“Electrosensitive” in the Guardian

Chris McKenzie, Cumbria
Chris McKenzie, Cumbria

As mentioned in my previous post, I have been working on a documentary project over the last year looking at the condition Electromagnetic Hypersensitivity or EHS*.  The project is called Electrosensitive: Outliers in a Wireless World.

My photos, an article by Nicholas Blincoe and an excerpt from a short film I’m making will be published tomorrow (30th March) online and in the Guardian Weekend Magazine.

During my travels around the country, I’ve met a wide variety of people along the way; individuals who suffer from EHS, parents who are concerned about the impact of mobile phones and wi-fi on their children’s health, and scientists and academics who have studied and analysed the condition, and the wider issue of electromagnetic fields (EMF) and public health.

Hannah Metcalfe, Kent
Hannah Metcalfe, Kent

As I sit here writing this in my office, I am surrounded by computer equipment, a wireless router, cordless phone, wireless printer, mobile phone and an array of other devices that emit electromagnetic fields.  My office would be unbearable for the majority of the people with EHS, yet I can work here seemingly unaffected.  This was one of the reasons why I was drawn to this topic and have found it so fascinating to work on. What started as an initial interest to know more, became an exploration.

Over the past 12 months, I have read a huge amount of material on EHS as a condition and the effects of man-made electromagnetic fields on our health.  Some papers I have read have made me think that I should pack up all the equipment I have into boxes, insulate my house and begin a device-free lifestyle in the mountains.  Yet I’ve read others that have assured me that I have nothing to worry about, and that any concerns people may have are unfounded. Seemingly qualified and highly distinguished academics and scientists from either side of the debate are saying very different things.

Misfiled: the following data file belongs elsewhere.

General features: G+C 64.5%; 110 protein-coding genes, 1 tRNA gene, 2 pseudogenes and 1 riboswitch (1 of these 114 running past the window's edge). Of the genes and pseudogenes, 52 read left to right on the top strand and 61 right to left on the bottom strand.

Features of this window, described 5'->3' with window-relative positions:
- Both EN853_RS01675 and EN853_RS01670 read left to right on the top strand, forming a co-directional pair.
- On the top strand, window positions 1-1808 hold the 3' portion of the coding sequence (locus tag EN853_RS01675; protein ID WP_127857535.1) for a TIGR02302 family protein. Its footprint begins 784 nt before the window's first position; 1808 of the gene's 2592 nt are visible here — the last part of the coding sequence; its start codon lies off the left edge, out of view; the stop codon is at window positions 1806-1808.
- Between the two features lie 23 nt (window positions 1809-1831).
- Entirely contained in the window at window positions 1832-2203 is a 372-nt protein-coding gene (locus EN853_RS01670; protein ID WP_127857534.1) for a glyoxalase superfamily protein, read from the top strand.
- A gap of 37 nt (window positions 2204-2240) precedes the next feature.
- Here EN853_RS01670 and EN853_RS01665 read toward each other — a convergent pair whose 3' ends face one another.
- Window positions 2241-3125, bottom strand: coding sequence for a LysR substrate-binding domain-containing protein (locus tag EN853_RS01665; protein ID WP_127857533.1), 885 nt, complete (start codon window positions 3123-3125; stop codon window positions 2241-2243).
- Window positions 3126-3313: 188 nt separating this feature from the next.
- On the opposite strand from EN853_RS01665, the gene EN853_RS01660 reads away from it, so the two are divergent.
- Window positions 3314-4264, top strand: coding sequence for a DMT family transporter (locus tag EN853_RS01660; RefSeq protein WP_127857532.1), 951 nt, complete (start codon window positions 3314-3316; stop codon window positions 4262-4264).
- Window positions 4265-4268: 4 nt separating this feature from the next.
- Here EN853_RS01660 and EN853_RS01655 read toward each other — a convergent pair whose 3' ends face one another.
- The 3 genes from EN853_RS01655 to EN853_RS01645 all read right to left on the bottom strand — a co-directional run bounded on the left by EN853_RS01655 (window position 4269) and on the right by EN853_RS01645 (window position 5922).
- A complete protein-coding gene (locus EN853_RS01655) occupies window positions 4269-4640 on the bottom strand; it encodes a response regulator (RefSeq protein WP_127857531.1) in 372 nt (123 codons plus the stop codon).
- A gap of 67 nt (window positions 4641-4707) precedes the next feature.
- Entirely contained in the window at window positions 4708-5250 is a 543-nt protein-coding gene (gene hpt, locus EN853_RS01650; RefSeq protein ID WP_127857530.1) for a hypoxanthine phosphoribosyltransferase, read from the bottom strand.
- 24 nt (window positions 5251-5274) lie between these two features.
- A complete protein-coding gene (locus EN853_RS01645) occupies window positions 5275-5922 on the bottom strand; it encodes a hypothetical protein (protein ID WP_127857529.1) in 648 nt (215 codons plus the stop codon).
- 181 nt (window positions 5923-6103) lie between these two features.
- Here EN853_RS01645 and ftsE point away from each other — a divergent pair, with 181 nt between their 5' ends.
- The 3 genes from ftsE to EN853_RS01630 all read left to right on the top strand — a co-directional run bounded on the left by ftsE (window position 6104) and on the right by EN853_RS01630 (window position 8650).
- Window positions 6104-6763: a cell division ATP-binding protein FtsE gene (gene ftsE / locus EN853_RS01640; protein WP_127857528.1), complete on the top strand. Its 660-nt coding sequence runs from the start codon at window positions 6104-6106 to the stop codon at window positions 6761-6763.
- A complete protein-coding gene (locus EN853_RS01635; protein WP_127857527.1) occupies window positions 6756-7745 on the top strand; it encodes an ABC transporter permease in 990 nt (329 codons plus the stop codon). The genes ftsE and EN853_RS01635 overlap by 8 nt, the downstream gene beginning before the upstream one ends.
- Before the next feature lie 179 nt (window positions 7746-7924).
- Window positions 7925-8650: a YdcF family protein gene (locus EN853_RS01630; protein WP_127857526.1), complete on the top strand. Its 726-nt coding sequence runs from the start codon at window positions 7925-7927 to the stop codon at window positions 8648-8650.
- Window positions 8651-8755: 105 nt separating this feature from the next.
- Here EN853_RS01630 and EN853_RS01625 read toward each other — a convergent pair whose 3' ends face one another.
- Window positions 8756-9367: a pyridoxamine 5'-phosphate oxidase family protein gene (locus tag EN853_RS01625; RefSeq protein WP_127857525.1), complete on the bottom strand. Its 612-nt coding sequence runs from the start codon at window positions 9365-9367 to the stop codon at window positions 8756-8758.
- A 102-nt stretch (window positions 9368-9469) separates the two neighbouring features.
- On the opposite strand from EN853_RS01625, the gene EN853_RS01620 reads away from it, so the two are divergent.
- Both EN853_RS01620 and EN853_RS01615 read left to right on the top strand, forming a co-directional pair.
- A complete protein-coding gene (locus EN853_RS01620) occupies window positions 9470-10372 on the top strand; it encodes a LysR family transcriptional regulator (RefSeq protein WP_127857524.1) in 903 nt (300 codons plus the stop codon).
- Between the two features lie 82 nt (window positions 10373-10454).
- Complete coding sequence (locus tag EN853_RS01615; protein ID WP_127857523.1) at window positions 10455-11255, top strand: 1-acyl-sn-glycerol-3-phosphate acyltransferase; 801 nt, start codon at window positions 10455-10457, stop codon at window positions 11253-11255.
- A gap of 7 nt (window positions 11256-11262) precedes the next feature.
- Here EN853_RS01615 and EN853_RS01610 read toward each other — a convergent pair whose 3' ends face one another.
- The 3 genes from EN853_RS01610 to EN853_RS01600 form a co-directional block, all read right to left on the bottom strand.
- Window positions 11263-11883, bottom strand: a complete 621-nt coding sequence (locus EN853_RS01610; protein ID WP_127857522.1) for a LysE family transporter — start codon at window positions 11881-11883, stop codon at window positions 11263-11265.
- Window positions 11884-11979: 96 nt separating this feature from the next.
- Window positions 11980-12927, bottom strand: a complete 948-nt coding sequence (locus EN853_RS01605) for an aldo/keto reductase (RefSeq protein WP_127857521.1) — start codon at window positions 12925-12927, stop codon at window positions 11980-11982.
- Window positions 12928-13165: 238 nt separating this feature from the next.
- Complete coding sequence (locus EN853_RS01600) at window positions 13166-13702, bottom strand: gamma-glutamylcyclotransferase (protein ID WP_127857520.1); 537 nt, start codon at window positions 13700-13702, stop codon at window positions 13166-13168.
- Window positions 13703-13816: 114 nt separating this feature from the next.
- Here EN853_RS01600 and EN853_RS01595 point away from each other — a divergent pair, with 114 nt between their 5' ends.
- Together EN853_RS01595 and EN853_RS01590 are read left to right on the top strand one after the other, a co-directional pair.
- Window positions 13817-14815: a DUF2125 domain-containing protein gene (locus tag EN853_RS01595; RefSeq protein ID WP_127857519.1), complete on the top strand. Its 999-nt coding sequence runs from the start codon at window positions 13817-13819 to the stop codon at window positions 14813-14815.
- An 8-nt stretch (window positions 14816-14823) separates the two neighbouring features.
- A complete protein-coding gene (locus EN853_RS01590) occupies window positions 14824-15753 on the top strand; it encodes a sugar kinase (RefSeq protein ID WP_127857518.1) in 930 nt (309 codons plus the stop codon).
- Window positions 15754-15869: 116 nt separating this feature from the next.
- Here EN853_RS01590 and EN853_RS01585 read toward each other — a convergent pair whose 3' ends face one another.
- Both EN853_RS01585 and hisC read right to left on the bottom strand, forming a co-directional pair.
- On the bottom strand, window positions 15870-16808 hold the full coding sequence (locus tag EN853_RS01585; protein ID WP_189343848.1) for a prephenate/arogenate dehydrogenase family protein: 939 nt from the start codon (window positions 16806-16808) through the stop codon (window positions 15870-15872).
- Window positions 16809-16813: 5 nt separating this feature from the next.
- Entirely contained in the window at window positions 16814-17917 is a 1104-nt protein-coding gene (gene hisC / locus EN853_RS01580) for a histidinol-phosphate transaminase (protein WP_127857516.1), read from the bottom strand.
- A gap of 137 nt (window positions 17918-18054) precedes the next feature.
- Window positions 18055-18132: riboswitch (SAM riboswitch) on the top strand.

Michelle Berriedale-Johnson, London
Michelle Berriedale-Johnson, London

In working on this project, my intention is not to provide all the answers or prove the science on either side of the debate.  I don’t have the expertise, time, or team of researchers to prove conclusively either way.  However, I approached this project with an open mind.  The people who agreed to be interviewed have shown courage in talking publicly about EHS. My hope is that they are treated with empathy and respect and their stories and concerns are acknowledged and taken seriously.  The condition and the debate surrounding mobile phones and wireless technologies is very contentious and divisive. When someone speaks openly about even the possibility of negative health effects they are often met with disbelief, dismissal or accused of scaremongering. Moreover, the vociferous debate about whether these technologies are carcinogenic or not has tended to drown out any conversation about other possible non-carcinogenic biological effects on human health.

Everyone has an opinion on this issue, some are well informed, some are not. I would urge anyone who wants to know more about the topic to look at some of the links at the bottom of this post, before passing judgement or drawing conclusions.

Raphael Cuesto, Teacher, North London
Raphael Cuesto, London

The publication of my images and video excerpt in the Guardian is not the end point of this project for me.  I will continue more research and will be shooting more material throughout the year with the view to putting on an exhibition and screening of the full version of my film.  In the meantime, you can find images and info on my website.